Once perceived as an underground conspiracy theory in the U.S., QAnon is becoming mainstream and more real, with its effect being visible in our region as well.

Conspiracy theories commonly known as QAnon appeared in the U.S. in 2017 claiming that there was a deep state. With the coronavirus pandemic spreading all over the world, the theories spread outside the U.S. borders as well, turning into anti-vaxxer, anti-government and anti-5G protest movements and theories boosted by disinformation. That unspecific and undefined trait of theirs is a scheme that the QAnon supporters used to attract so many people of different ideologies. They can choose from a wide range of narratives, therefore some are against the establishment, some against vaccines, and some against 5G technology.

According to the movement’s claims, the international pedophilia ring of elite groups is abducting and abusing children with the purpose of obtaining a rejuvenation medicine from their blood. This elite, which allegedly includes Hillary Clinton and George Soros, strives to take over the world by establishing a shadow government that would control the world’s politics behind the scene. On the other hand, there is American President Donald Trump who is fighting the deep state.

The movement is grounded in posts which appeared on an internet forum 4chan in October 2017, posted by a username Q Clearance Patriot (Q Clearance is the highest level of security clearance required by the U.S. Department of Energy to access secret information on the nuclear weapon) that the movement got its name QAnon – short of Q-Anonymous. Without any evidence, Q stated that Donald Trump was waging war against the deep state and other elite groups and that he planned to attack a cabal of Satan-worshiping pedophiles. Back then, Q claimed that he had been working as an intelligence agent and that he had access to secret information. That way, his criticizing posts gained in popularity and were spread all over Facebook, Twitter, Telegram, Instagram, and YouTube.

The Balkans and QAnon

QAnon is now part of our everyday life and as it uses social media as its main base, the movement has mobilized a large number of people to protest across Europe. The number of tweets related to QAnon has increased from 5 million in 2017 to 12 million this year all over the world, with Germany as fifth and Great Britain second, right after the U.S.

The DFC analysis of the internet content related to QAnon in the six Western Balkan countries showed huge growth in popularity of this phenomenon in the period March-November 2020 (56.9k posts), which is an increase of 147% compared to the whole last year (38.6k posts).

That the QAnon influence is not visible only on social media platforms confirms the protest gatherings organized due to the COVID-19 preventive measures and the obligatory wearing of masks, which moved from Berlin, Bucharest, and London to Podgorica, Belgrade, Tirana, and Zagreb. Without providing any evidence, the protesters were alerting that the pandemic was a conspiracy of the cabal of Satan-worshiping pedophiles who were controlling the world, that the masks could not protect you from the virus or that Bill Gates was planning to implant a chip in people through vaccines, whose production he supported financially. If all of the stated does not speak for itself, it is important to mention that disinformation is a key communication tool of this movement, neither facts nor science.

Anti-vaxxers hand in hand with QAnon

Among many conspiracy theories, the narrative on the adverse effects of vaccines stands out. Aroused initiatives against obligatory vaccination have been a topic for many years now all over the world, although the anti-vaxxer movement is not widespread in Montenegro.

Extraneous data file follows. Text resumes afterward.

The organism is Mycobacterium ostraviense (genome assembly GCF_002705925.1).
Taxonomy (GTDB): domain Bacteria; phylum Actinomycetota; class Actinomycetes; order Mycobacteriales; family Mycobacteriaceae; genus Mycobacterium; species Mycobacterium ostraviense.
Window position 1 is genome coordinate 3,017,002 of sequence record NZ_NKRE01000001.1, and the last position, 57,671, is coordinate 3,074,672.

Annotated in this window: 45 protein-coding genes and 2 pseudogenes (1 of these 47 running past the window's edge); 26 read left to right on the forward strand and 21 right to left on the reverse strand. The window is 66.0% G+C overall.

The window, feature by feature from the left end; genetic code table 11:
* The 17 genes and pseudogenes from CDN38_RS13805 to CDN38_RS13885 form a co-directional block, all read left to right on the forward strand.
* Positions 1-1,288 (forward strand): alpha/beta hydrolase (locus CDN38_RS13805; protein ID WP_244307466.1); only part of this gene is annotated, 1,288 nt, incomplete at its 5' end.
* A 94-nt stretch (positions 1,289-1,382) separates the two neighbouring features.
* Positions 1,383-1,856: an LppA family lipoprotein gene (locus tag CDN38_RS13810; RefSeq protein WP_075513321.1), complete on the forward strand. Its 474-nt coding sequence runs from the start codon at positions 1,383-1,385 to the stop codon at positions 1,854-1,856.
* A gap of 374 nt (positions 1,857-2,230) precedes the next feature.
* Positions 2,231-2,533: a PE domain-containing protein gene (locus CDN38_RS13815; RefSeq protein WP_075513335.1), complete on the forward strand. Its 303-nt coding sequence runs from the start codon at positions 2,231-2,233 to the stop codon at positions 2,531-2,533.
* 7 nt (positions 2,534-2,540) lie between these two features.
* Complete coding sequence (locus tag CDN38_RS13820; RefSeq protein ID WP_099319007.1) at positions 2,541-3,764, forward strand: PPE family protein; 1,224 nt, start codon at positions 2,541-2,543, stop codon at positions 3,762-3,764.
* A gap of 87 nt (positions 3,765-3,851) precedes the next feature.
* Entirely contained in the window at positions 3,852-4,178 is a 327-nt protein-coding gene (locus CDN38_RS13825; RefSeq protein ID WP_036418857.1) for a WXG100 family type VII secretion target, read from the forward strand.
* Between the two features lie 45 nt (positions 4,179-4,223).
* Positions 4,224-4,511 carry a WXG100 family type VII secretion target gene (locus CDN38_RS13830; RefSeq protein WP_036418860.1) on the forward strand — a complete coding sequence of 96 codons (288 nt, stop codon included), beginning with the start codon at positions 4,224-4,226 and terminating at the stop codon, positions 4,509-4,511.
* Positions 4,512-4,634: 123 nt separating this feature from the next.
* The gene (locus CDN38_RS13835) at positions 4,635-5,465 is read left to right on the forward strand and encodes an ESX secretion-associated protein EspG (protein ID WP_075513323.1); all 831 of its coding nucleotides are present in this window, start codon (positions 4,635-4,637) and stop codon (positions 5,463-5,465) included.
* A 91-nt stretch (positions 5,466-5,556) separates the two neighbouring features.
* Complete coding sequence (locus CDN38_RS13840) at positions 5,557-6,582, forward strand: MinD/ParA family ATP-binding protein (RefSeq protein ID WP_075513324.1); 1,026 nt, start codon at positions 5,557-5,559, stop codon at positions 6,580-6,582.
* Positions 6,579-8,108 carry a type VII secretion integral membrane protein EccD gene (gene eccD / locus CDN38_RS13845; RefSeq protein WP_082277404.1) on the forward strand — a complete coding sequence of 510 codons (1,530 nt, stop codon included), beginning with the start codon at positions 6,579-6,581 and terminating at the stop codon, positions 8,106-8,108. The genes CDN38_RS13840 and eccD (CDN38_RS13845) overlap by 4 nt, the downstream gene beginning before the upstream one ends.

Among those who spread this theory in our region, the website and the Facebook page of Pravo na izbor with Dr. Jovana Stojkovic as a founder stand out. In December 2018, a group of doctors filed a lawsuit against Dr. Stojkovic before the Court of Honor of the Regional Medical Chamber in Belgrade. They required that her medical license be revoked due to spreading panic and public performances that caused a decrease in vaccination and eventually a measles outbreak in Serbia. The court proceedings were suspended because it was believed that her media performances did not present enough evidence to revoke the license. However, in March 2019, the proceedings were resumed before the same Court as it was determined that Dr. Stojkovic’s activism had been indeed against people’s health.

Besides Dr. Stojkovic, Dr. Nada Kosic, MP in the Parliament of Serbia until recently, an internist and professor at the Medical Faculty in Belgrade, has been equally active in spreading of the narratives, as well as Dr. Lidija Gaski from Croatia who strongly advocates for the right to choose to get a vaccine, which is legally binding in that country.

Protests of parents more frequent

As the mass protests against obligatory vaccination are still active all over the world, the supporters of the QAnon movement have embraced them and used them to spread influence and their own agenda. Therefore, it is not unusual to see their slogans at the protests, which were seen in Belgrade where the protest called We don’t Give You the Children was organized on October 17 in front of the Presidency. The protest was organized to point to the violation of the fundamental rights of parents who were deprived of the right to make decisions regarding the vaccination of their children. The fact that the Center for Social Work had been taking their kids away due to poverty was unacceptable according to their claims, and they added that the rights of children had been violated at schools since they must wear protective masks. Dr. Stojkovic emphasized that such problems were particularly visible since President Vucic is in power. As she said, he is not actually the President of Serbia, but the country was controlled by NGOs, which is one of the QAnon movement’s ideas.